SOUTHERN ARIZONA Catalina State Park Kartchner Caverns State Park Patagonia Lake State Park Roper Lake State Park Tombstone Courthouse State Historic Park Tubac Presidio State Historic Park
NATIONAL FORESTS NORTHERN ARIZONA Apache/Sitgreaves National Forest Coconino National Forest Kaibab National Forest Prescott National Forest Tonto National Forest
SOUTHERN ARIZONA Coronado National Forest
WILDLIFE REFUGES Alchesay National Fish Hatchery Bill Williams National Wildlife Refuge Buenos Aires National Wildlife Refuge Cabeza Prieta National Wildlife Refuge Cibola National Wildlife Refuge Havasu National Wildlife Refuge Imperial National Wildlife Refuge Kofa National Wildlife Refuge San Bernardino National Wildlife Refuge Williams Creek National Fish Hatchery Willow Beach National Fish Hatchery
Parker Sasabe Ajo Cibola Needles, CA Yuma Yuma Douglas
928-338-4901 928-667-4144 520-823-4251 520-387-6483 928-587-3253 619-326-3853 928-783-3371 928-783-7861 520-364-2104 928-338-4901 928-767-3456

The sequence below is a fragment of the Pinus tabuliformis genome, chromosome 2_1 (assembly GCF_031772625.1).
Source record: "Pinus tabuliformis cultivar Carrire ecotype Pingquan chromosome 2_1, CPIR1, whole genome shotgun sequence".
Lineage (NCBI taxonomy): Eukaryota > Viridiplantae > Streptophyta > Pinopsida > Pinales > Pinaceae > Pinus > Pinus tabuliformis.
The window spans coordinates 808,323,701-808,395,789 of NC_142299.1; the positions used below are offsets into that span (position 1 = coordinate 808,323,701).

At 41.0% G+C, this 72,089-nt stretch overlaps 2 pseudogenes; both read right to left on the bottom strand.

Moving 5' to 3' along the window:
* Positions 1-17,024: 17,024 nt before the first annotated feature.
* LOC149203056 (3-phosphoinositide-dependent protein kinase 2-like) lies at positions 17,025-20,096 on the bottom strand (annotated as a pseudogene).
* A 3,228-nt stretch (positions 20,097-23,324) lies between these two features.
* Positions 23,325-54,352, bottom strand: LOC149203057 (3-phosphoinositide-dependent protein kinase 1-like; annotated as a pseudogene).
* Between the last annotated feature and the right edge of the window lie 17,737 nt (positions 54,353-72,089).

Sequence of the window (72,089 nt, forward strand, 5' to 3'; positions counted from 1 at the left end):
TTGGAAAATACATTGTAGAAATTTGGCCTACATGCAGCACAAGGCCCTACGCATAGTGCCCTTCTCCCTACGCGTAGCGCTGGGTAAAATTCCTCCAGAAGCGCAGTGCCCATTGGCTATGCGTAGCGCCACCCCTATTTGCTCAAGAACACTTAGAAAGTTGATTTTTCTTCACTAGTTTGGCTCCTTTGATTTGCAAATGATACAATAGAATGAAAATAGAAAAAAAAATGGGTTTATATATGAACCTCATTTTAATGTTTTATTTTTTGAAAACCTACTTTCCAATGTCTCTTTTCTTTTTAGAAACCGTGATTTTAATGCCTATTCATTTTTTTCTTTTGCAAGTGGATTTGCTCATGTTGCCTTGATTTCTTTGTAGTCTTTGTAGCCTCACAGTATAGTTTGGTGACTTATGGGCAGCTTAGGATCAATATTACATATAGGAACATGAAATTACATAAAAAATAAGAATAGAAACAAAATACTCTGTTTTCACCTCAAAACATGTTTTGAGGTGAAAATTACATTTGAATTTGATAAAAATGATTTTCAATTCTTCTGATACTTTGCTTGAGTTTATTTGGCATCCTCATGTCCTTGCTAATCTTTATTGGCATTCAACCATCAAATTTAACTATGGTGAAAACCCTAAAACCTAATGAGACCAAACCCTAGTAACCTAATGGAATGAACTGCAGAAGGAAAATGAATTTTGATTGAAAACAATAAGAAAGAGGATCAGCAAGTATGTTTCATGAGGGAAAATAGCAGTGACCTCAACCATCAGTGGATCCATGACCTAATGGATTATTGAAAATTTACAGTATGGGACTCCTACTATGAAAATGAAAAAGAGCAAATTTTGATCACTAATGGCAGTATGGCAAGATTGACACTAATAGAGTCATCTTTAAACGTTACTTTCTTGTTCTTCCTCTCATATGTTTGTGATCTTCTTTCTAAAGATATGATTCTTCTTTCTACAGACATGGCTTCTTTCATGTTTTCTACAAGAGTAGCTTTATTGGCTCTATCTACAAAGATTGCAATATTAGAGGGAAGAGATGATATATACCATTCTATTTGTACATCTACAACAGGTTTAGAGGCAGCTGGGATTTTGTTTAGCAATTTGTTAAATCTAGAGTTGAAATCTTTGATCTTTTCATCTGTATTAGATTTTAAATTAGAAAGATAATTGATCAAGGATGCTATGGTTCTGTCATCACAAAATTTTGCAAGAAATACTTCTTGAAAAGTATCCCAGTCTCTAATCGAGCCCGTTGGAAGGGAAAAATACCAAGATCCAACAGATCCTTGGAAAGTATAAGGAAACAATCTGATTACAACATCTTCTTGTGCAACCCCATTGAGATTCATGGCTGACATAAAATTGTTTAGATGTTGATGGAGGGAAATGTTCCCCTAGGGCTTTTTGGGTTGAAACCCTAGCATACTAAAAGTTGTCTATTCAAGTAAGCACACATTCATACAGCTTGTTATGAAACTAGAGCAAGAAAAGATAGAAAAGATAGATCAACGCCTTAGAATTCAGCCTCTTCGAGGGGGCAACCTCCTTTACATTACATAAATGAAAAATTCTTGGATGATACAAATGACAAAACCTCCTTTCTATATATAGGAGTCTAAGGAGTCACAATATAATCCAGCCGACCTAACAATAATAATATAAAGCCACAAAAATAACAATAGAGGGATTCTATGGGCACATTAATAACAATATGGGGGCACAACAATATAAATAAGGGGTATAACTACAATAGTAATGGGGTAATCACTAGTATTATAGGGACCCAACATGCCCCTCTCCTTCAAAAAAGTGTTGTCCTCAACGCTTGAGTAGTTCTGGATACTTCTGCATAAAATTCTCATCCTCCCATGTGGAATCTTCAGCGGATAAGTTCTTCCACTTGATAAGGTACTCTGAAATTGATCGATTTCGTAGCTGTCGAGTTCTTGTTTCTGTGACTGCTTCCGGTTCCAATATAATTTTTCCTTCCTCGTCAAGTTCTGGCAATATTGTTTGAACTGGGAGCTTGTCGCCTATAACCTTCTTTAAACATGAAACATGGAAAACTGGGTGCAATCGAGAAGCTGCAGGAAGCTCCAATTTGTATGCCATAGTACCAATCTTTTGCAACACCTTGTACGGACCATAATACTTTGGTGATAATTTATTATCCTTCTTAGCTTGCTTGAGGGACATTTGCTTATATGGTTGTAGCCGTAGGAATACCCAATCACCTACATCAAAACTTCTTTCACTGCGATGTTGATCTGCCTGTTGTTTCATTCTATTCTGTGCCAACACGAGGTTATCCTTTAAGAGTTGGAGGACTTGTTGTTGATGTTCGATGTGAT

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Apache Junction Apache Gardens Home Communities 1617 N. Ironwood Dr., 480-288-0311 www.sunhome.biz, email@example.com 105 spaces. Pets allowed. CATV Cherokee Village 205 40 E. Apache Trail, 480-986-4132 www.sunhome.biz, firstname.lastname@example.org 97 sites. Pets allowed. Cable TV, Internet hookup, rec hall, game room, restrooms, showers, laundry, handicapped access, LP gas. Age restrictions Country Villa Home Community 2325 W. Virginia, 480-982-2521 www.sunhome.biz, email@example.com 70 spaces. Age restrictions, pets allowed. LP gas, showers, restrooms, laundry, rec hall, game room, handicap access, heated pool, horseshoe court. Melrose Home Community 355 N. Delaware Dr., 480-982-2521 www.sunhome.biz, firstname.lastname@example.org 25 spaces. Age restrictions, pets allowed. LP gas, handicap access, restrooms, showers, laundry, internet, game room, rec hall. Meridian RV Resort 1901 S. Meridian Dr. 480-474-8900, 866-770-0080 www.meridianRVresort.com email@example.com 255 sites, full hookups. Restrooms, showers, laundry. Heated pool and jacuzzi, water aerobics, putting course, fitness center, computer room, free high speed Internet, sports lounge with billiards and darts, horseshoes, shuffleboard, card and game room, library. Age restrictions, pets allowed. Shady Rest Mobile Home Park 11435 E. Apache Trail, 480-986-6997 www.apolloproperties.com/shadyrest.html 24 sites. Clubhouse with full kitchen, stage and sound system. Cable TV, heated swimming pool. Library, billiard room, BBQ, shuffleboard, bingo, potlucks, horse- shoes, dances, crafts, golf, computer ser- vices. Sundowner Home Community 105 N. Delaware Dr., 480-982-2521 www.sunhome.biz, firstname.lastname@example.org 114 spaces. Age restrictions, pets allowed. LP gas, showers, restrooms, laundry, handicap access, CATV, game room, rec hall, heated pool, horseshoe court, shuffleboard. Weavers Needle Travel Trailer 250 S. Tomahawk Rd., 480-982-3683 www.apolloproperties.com/weavers 400 RV spaces. Age 55+, pets allowed. Cable TV, internet hook-up, LP Gas, restrooms, showers, laundry, dump station handicap access, game room, rec. hall, heated pool plus spa, library, computer room, equipped exercise room, horseshoes, shuffle board, golf. Wickiup Home Community 2015 E. Old West Hwy., 480-982-6604 www.sunhome.biz, email@example.com 111 spaces. Age restrictions, pets allowed. LP gas, handicap access, showers, restrooms, laundry, internet hook-up, game room, pool tables, bingo, cards, rec hall, shuffleboard, planned activities, beautiful view of the mountains.